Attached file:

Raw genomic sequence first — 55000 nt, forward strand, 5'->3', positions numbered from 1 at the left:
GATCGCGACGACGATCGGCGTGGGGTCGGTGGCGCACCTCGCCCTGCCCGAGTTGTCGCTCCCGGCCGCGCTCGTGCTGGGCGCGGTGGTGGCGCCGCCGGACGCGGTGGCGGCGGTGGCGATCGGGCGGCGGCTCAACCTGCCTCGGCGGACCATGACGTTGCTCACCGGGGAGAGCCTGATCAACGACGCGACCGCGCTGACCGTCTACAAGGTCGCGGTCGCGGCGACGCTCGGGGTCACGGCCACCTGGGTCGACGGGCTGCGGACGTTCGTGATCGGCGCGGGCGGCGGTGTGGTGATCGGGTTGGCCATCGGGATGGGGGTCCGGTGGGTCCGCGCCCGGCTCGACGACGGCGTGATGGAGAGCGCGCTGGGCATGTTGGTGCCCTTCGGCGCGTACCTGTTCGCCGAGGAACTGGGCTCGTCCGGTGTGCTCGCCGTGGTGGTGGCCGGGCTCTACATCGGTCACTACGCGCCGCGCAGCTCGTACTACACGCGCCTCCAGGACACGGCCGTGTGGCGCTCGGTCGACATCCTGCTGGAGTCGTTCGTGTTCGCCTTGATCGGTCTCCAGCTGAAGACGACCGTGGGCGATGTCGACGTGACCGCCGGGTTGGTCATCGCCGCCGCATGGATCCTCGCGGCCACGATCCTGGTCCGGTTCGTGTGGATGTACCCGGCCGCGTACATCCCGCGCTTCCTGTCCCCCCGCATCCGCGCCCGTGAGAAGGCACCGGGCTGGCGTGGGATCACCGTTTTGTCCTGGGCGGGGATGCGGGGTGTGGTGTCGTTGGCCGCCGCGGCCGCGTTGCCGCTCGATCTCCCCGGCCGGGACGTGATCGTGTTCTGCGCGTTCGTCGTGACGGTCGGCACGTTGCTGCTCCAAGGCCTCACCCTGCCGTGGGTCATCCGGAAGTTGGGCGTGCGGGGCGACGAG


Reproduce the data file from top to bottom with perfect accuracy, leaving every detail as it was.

Raw genomic sequence first — 55000 nt, forward strand, 5'->3', positions numbered from 1 at the left:
GATCGCGACGACGATCGGCGTGGGGTCGGTGGCGCACCTCGCCCTGCCCGAGTTGTCGCTCCCGGCCGCGCTCGTGCTGGGCGCGGTGGTGGCGCCGCCGGACGCGGTGGCGGCGGTGGCGATCGGGCGGCGGCTCAACCTGCCTCGGCGGACCATGACGTTGCTCACCGGGGAGAGCCTGATCAACGACGCGACCGCGCTGACCGTCTACAAGGTCGCGGTCGCGGCGACGCTCGGGGTCACGGCCACCTGGGTCGACGGGCTGCGGACGTTCGTGATCGGCGCGGGCGGCGGTGTGGTGATCGGGTTGGCCATCGGGATGGGGGTCCGGTGGGTCCGCGCCCGGCTCGACGACGGCGTGATGGAGAGCGCGCTGGGCATGTTGGTGCCCTTCGGCGCGTACCTGTTCGCCGAGGAACTGGGCTCGTCCGGTGTGCTCGCCGTGGTGGTGGCCGGGCTCTACATCGGTCACTACGCGCCGCGCAGCTCGTACTACACGCGCCTCCAGGACACGGCCGTGTGGCGCTCGGTCGACATCCTGCTGGAGTCGTTCGTGTTCGCCTTGATCGGTCTCCAGCTGAAGACGACCGTGGGCGATGTCGACGTGACCGCCGGGTTGGTCATCGCCGCCGCATGGATCCTCGCGGCCACGATCCTGGTCCGGTTCGTGTGGATGTACCCGGCCGCGTACATCCCGCGCTTCCTGTCCCCCCGCATCCGCGCCCGTGAGAAGGCACCGGGCTGGCGTGGGATCACCGTTTTGTCCTGGGCGGGGATGCGGGGTGTGGTGTCGTTGGCCGCCGCGGCCGCGTTGCCGCTCGATCTCCCCGGCCGGGACGTGATCGTGTTCTGCGCGTTCGTCGTGACGGTCGGCACGTTGCTGCTCCAAGGCCTCACCCTGCCGTGGGTCATCCGGAAGTTGGGCGTGCGGGGCGACGAG